The Carter administration is recruiting executive talent from industry, universities and special interest groups for short-term, volunteer service on 13 different reorganization task forces.

Letters have already gone out to 1.500 firms asking them to recommend executives, specialists and retirees who might be available for the Washington assignments. The government isn't planning to pay them anything, or to supply travel or per diem funds. It is asking that the companies pick up those expenses.

Officials say that they have had many inquiries asking about the program - being handled by the Office of Management and Budget - but that only one executive, from Coca Cola, has been through the total clearance process.

White House aides are reluctant to say how many executives they will be taking for the 60-day to 6-month jobs, but the outside number now appears to be about 100. They will join political appointees and career civil servants who are working on the projects, which range from defense and food policy to legal services and analysis of the federal decision making process. Ross K. Robeson, on detail from another federal job is director of the Executive Loan Program.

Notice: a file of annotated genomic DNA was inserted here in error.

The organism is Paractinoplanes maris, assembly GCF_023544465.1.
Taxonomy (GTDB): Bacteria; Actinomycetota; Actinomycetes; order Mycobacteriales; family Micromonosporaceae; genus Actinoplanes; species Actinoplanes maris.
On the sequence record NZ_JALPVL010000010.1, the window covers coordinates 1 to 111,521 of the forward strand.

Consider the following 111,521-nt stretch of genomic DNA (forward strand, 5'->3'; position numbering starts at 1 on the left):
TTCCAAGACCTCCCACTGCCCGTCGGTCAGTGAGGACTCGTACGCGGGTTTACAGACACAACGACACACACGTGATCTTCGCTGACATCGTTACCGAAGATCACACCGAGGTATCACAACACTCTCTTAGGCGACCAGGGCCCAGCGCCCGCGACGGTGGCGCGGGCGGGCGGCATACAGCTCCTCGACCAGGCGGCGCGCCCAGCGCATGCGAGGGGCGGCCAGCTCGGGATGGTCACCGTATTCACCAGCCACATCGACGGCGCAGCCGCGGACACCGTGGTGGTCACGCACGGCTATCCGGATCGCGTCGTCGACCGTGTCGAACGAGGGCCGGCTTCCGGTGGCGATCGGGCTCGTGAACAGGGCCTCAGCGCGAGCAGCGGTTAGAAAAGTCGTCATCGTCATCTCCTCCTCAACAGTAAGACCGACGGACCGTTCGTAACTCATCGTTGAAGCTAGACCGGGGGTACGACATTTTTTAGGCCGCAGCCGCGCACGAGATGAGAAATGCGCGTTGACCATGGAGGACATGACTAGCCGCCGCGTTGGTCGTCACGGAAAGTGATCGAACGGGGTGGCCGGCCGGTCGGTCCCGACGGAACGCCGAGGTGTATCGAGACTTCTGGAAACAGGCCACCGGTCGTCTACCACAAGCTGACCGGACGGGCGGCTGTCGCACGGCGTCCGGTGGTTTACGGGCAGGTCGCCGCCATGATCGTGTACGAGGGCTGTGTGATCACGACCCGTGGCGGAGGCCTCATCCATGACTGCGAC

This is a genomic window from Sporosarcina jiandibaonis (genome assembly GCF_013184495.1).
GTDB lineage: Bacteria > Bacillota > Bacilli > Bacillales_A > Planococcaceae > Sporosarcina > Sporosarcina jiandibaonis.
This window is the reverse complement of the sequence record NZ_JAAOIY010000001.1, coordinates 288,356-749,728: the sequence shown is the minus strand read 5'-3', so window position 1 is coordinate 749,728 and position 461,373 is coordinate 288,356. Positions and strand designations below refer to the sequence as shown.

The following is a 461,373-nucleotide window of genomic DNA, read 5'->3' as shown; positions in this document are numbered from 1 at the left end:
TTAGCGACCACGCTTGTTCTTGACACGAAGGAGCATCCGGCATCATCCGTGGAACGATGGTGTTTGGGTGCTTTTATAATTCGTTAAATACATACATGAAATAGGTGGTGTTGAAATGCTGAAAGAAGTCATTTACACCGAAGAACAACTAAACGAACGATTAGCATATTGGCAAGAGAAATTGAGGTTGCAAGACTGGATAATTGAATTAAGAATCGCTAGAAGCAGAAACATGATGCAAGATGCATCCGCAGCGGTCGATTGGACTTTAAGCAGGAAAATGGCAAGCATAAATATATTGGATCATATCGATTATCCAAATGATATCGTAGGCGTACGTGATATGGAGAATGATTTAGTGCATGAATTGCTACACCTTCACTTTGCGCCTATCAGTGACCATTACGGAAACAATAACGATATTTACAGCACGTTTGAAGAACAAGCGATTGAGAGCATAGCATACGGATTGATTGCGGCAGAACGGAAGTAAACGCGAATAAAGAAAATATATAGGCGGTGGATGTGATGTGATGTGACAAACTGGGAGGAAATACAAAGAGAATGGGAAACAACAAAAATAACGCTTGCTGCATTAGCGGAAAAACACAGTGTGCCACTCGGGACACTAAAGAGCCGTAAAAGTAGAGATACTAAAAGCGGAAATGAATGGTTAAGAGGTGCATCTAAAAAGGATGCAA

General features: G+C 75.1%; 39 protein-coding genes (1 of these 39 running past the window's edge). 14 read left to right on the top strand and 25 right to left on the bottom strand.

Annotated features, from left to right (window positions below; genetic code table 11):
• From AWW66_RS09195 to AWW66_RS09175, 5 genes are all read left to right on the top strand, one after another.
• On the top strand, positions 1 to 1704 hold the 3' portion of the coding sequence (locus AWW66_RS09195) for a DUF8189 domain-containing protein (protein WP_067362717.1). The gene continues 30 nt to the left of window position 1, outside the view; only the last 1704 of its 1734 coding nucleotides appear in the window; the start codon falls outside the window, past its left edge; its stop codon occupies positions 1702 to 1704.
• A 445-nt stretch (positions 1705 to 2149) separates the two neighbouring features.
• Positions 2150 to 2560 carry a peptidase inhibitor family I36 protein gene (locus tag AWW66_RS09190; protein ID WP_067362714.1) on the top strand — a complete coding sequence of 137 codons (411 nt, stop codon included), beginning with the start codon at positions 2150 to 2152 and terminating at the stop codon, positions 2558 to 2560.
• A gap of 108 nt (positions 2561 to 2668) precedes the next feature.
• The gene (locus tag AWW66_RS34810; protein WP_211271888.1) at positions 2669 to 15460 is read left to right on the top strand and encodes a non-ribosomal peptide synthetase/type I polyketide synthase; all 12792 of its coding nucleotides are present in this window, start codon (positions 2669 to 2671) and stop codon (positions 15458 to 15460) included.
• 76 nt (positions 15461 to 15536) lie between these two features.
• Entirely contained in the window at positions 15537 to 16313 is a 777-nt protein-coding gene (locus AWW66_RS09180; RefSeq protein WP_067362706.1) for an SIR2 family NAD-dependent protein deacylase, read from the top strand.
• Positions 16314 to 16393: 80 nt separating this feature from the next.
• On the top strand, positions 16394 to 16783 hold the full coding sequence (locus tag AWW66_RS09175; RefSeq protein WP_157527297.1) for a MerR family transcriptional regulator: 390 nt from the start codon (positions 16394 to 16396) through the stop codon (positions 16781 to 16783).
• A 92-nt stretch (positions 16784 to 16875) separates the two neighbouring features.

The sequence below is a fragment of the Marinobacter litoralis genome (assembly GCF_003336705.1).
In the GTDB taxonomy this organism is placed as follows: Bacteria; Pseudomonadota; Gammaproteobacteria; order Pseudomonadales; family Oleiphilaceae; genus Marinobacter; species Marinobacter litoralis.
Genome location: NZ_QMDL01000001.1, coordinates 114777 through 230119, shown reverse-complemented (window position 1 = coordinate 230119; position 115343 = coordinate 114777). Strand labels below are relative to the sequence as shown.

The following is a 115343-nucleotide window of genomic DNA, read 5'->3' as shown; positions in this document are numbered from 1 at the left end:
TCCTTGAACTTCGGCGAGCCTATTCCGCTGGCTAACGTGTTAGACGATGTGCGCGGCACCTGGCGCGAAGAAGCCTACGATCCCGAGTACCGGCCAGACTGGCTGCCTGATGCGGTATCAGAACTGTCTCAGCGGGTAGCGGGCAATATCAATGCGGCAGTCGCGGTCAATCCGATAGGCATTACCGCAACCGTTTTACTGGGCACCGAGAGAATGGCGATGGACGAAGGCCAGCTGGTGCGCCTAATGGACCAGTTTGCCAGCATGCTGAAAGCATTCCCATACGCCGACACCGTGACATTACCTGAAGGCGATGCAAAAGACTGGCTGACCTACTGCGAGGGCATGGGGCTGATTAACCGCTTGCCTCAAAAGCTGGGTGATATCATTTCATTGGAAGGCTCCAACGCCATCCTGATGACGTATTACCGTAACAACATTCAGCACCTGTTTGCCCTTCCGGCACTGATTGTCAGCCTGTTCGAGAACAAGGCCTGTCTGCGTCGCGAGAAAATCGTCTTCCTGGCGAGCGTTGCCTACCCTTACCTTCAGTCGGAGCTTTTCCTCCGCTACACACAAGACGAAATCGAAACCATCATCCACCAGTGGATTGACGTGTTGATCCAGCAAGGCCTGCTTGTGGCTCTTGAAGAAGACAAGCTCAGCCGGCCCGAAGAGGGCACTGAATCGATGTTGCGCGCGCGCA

Officials say they are not trying to use the borrowed executives to skirt federal job ceiling, or to undercut bureaucrats."The idea is to get new and different ideas from outside of government," an OMB spokesman said. He expects that the executives would make up no more than 25 per cent of each study group.

Program managers do not expect to get the best and brightest executives, simply because most firms won't part with them for any length of time. Rather they are after up-and-coming executives, people in industry who are between assignments or on rotating training programs and retirees. In the case of retirees, the government is recommending that industry pick up their daily living expenses while in Washington.